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With the acceptance of international criminal procedure as a self-sustaining discipline and as the tribunals established to try the most serious crimes in the former Yugoslavia, Sierra Leone, and Rwanda have completed or are beginning to wind up their activities, the time is ripe for a critical evaluation of these international criminal tribunals and their legacy. By examining the due process standards embraced by the five contemporary international criminal tribunals, the author draws conclusions about how the right to a fair trial should be interpreted in international criminal law. This volume addresses key conceptual questions on fairness, including: should international criminal tribunals set the highest standards of fairness, or is it sufficient for their practice to be 'just fair enough'? To whom does the right to a fair trial attach, and can actors such as the prosecution and victims be accurately said to benefit from that right? Does fairness require the full realization of a number of guarantees owed to the accused under the statutory frameworks of international criminal tribunals, or should we instead be concerned with the fairness of the trial 'as a whole'? What is the interplay between domestic and international courts on questions of procedural fairness? What are the elements of fairness in international criminal proceedings? And what remedies are available for breaches of fair trial rights? Through an in-depth exploration of the right to a fair trial, the author concludes that international criminal tribunals should have a role in setting the highest standards of due process protection in their procedures, and that in so doing, they can have a positive impact on domestic justice systems.

The UN International Criminal Tribunals

Author: Klaus Bachmann
Publisher: Routledge
ISBN: 1317631366
Format: PDF, Mobi
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Both the International Criminal Tribunal for the former Yugoslavia (ICTY) and the International Criminal Tribunal for Rwanda (ICTR) are now about to close. Bachmann and Fatic look back at the achievements and shortcomings of both tribunals from an interdisciplinary perspective informed by sociology, political science, history, and philosophy of law and based upon on two key notions: the concepts of legitimacy and efficiency. The first asks to what extent the input (creation) of, the ICTY and the ICTR can be regarded as legitimate in light of the legal and public debate in the early 1990s. The second confronts the output (the procedures and decisions) of the ICTY and the ICTR with the tasks both tribunals were assigned by the UN Security Council, the General Assembly, and by key organs (the president and the chief prosecutors). The authors investigate to what extent the ICTY and the ICTR have delivered the expected results, whether they have been able to contribute to 'the maintenance of peace', 'stabilization' of the conflict regions, or even managed to provide 'reconciliation' to Rwanda. Furthermore, the book is concerned with how many criminals, over whom the ICTY and the ICTR wield jurisdiction, have actually been prosecuted and at what cost. Offering the first balanced and in depth analysis of the International Criminal Tribunals, the volume provides an important insight into what lessons have been learned, and how a deeper understanding of the successes and failures can benefit the international legal community in the future.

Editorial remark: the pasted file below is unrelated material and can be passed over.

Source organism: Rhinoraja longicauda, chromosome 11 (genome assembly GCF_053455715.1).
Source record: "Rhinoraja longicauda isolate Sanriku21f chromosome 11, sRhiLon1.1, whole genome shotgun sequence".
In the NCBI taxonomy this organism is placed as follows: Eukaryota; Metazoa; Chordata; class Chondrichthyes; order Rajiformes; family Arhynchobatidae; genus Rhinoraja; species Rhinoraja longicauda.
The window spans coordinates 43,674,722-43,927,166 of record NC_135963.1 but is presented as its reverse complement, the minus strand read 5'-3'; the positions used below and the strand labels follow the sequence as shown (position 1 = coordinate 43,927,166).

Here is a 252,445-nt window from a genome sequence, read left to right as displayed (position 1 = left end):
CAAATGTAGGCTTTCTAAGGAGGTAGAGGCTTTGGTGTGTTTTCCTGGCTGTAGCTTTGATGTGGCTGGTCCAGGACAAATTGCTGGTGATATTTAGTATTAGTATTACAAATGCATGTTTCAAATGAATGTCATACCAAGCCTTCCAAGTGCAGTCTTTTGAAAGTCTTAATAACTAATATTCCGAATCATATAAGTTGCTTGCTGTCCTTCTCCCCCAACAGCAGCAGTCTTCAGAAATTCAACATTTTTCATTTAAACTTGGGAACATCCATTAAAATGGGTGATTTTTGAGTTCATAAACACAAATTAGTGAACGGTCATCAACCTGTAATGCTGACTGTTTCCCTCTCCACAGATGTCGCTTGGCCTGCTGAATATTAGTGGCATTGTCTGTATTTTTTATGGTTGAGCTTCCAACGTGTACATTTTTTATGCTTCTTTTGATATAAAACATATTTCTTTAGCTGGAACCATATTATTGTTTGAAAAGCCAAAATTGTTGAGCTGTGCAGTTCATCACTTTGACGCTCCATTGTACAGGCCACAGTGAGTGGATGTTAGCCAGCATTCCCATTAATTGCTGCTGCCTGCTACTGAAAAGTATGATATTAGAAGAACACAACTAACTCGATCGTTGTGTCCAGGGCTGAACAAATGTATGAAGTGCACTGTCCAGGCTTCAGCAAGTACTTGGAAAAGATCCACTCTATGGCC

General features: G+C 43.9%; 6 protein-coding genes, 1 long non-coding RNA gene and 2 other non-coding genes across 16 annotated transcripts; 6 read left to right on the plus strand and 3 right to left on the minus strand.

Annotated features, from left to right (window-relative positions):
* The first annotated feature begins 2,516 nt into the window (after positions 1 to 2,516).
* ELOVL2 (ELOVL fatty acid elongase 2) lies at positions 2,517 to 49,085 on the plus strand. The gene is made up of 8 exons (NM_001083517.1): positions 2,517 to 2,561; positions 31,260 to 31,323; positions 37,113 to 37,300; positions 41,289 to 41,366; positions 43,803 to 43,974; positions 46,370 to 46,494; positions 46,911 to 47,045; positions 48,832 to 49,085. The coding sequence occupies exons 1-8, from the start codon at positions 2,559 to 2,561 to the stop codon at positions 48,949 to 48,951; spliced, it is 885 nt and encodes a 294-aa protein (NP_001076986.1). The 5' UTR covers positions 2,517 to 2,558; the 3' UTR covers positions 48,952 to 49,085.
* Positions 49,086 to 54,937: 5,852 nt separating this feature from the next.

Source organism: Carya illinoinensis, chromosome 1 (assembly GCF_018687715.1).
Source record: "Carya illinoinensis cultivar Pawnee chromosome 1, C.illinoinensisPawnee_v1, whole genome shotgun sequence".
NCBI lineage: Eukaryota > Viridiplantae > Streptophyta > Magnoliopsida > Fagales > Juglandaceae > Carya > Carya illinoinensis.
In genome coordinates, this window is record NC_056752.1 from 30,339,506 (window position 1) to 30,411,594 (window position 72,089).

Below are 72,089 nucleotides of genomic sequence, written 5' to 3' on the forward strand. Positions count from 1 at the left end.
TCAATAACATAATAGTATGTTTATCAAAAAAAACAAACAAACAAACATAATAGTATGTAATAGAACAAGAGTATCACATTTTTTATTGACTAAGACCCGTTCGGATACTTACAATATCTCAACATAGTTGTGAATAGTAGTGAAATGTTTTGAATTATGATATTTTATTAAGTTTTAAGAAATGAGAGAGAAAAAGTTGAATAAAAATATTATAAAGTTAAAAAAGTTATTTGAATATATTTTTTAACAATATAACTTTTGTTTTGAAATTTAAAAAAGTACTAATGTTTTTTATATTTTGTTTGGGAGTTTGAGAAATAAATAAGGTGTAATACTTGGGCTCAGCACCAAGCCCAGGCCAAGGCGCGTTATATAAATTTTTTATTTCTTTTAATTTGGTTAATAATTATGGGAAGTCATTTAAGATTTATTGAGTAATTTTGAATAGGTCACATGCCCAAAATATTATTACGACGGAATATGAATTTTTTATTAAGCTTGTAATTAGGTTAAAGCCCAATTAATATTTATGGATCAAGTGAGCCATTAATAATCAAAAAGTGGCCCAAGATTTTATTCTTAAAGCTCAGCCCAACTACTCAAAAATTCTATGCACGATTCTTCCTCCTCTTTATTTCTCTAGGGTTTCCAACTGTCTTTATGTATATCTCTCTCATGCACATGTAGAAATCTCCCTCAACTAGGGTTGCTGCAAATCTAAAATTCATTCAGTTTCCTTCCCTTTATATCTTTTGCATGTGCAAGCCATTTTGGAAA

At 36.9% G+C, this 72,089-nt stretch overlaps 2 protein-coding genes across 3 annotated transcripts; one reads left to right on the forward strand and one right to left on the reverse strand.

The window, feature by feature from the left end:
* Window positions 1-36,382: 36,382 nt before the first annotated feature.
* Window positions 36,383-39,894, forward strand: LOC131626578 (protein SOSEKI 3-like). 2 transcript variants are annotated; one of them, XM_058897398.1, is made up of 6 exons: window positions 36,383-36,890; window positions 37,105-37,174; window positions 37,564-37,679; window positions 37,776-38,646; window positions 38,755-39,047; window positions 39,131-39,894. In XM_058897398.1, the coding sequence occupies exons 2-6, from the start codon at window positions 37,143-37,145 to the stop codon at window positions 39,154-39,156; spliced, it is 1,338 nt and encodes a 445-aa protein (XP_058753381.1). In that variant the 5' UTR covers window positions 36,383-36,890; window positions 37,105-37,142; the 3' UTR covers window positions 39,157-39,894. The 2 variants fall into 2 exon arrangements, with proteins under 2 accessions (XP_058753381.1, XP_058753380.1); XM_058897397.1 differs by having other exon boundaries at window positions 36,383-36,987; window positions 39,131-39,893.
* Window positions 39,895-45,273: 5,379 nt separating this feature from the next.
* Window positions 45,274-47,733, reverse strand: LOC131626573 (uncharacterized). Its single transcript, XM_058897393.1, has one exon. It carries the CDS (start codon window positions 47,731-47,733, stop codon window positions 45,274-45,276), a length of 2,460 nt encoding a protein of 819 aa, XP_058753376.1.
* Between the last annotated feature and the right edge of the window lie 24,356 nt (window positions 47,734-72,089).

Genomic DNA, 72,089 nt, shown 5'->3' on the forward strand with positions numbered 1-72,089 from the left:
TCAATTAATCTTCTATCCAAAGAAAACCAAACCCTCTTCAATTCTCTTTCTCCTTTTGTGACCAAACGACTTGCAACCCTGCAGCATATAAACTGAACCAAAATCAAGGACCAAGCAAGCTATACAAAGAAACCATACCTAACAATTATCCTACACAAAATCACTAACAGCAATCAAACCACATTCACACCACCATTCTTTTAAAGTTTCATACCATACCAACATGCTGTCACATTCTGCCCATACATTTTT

Towards the Development of the International Penal System

Author: Róisín Mulgrew
Publisher: Cambridge University Press
ISBN: 1107276640
Format: PDF, ePub
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Based on extensive empirical research, this ground-breaking book describes and analyses existing systems for enforcing sentences of imprisonment imposed by international criminal courts and makes recommendations for the strategic and structural development of the international penal system. In particular, it advocates a resocialisation-focused international penal policy delivered using restorative justice modalities post-conviction and the creation of an accountable international prison system. Singly or combined, these developments will contribute to the institutionalisation of the international penal system and enhance the international nature of the sanction, the international control over the way international punishment is enforced and the equal treatment of international prisoners. These developments will also help to ensure that international punishment is principled and progressive and implemented in a humane and effective system.